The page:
Saturday, July 13, 2013

Living on snowy land? There is huge potential for cold climate Wind Energy

So you think nothing grows in the snow? Wind turbines sure do. As people continue to research, new innovations will surface -- and innovation does grow in the snow!

According to Science Daily, nearly 50 GW of wind energy will be built in cold climates over the next 5 years, an increase of more than 70% since 2012. Cold climates have denser air and higher winds, making them ideal for wind power.


Wind farm in the snow. Image credit: Planet Save


Cold climate wind energy showing huge potential

Wind energy capacity is growing rapidly in the cold climates of the world. According to the latest forecasts, between 45 and 50 GW of wind energy will be built in cold climates by 2017, which would mean an increase of as much as 72% since the end of 2012 and investments amounting to approximately €75 billion.


"There has been a lot of talk about the potential of offshore wind power, but the market for cold climate wind energy is more than 10 times greater. We already have the tools to harness the potential of cold climate wind energy cost-effectively, while offshore wind energy is still at the research and development stage."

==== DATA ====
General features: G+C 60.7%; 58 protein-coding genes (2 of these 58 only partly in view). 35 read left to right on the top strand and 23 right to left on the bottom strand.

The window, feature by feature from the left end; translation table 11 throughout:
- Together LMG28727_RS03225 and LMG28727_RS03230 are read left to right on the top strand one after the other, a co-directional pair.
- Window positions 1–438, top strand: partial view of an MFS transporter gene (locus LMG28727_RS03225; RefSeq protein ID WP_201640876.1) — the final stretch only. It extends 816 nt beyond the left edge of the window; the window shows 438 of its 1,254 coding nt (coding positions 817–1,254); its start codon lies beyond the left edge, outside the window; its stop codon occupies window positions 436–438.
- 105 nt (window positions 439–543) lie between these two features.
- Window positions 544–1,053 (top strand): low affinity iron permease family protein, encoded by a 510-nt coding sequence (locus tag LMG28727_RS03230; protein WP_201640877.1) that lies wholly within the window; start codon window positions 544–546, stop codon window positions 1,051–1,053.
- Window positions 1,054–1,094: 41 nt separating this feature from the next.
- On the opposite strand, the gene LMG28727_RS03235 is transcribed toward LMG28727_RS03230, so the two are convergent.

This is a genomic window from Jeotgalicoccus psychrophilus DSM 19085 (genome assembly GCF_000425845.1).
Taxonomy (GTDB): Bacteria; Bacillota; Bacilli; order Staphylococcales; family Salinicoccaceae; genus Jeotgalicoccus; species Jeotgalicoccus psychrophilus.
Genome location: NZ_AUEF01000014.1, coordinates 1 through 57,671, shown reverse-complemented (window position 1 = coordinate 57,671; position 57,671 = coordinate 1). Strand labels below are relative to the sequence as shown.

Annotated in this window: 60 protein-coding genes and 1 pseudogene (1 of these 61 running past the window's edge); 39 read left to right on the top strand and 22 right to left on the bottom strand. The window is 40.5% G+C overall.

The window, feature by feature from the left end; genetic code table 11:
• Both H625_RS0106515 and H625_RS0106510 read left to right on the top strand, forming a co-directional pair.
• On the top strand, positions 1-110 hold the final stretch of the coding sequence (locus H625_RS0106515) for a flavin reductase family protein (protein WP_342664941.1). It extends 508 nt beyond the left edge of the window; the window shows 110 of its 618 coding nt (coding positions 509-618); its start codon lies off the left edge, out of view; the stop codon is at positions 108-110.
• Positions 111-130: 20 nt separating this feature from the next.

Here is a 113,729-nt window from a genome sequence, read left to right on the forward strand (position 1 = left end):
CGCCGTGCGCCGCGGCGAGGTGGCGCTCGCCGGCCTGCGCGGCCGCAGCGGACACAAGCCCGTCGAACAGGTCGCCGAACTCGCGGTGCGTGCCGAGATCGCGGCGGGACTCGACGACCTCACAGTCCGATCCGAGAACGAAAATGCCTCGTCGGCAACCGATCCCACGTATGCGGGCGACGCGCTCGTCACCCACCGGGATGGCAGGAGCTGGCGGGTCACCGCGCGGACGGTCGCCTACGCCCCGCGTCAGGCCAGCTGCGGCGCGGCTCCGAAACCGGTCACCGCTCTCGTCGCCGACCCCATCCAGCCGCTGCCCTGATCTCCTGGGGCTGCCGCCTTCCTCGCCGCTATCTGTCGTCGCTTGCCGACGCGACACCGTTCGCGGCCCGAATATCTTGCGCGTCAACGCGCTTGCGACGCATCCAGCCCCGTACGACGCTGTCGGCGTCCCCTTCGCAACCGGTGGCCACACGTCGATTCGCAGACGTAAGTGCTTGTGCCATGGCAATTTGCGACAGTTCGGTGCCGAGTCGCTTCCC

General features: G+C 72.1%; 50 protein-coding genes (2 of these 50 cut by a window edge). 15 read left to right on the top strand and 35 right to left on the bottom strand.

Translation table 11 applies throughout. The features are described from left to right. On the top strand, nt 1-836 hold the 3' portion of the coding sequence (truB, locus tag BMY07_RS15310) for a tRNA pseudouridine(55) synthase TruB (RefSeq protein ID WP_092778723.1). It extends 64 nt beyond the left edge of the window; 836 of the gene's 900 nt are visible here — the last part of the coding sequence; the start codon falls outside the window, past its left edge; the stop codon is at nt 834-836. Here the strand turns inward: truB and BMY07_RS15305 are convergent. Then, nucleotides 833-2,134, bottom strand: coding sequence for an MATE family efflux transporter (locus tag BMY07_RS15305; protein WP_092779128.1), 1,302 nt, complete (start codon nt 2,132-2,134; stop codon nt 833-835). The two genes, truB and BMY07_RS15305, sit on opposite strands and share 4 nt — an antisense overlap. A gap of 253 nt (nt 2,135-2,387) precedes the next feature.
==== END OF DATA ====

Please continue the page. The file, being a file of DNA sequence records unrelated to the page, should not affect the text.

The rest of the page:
- Tomas Wallenius, Research Scientist from VTT Technical Research Centre of Finland.


VTT has conducted the first ever study into the feasibility of building wind turbines across the globe in areas where cold climate and icy conditions place special demands on wind turbine technology. In addition to Scandinavia and Canada, these areas also include parts of Central Europe, the United States and China.

The VTT study has been incorporated into the BTM World Market Update 2012 report (Navigant Research 2013). Cold climates represent encouraging potential for wind energy companies because of their sparse population and favourable wind conditions.

These areas experience higher winds in winter than in summer, and the density of cold air increases production capacity. However, turbine blades are highly susceptible to icing.

Although icing causes production losses of 3-10 per cent per year, losses can be reduced with the help of anti-icing systems.


You can read further at Science Daily

2 comments:

teh ramuan said...

tertanya pulak dalam hati aku
adakah kawasan tanaman padi kita sesuai untuk ini
angin biasanya sentiasa ada

de engineur said...

Rasanya tak sesuai. A wind speed of 5m/s to 15m/s is required to turn the turbines.
Angin tdk cukup kelajuan di kawasan tanaman padi kita.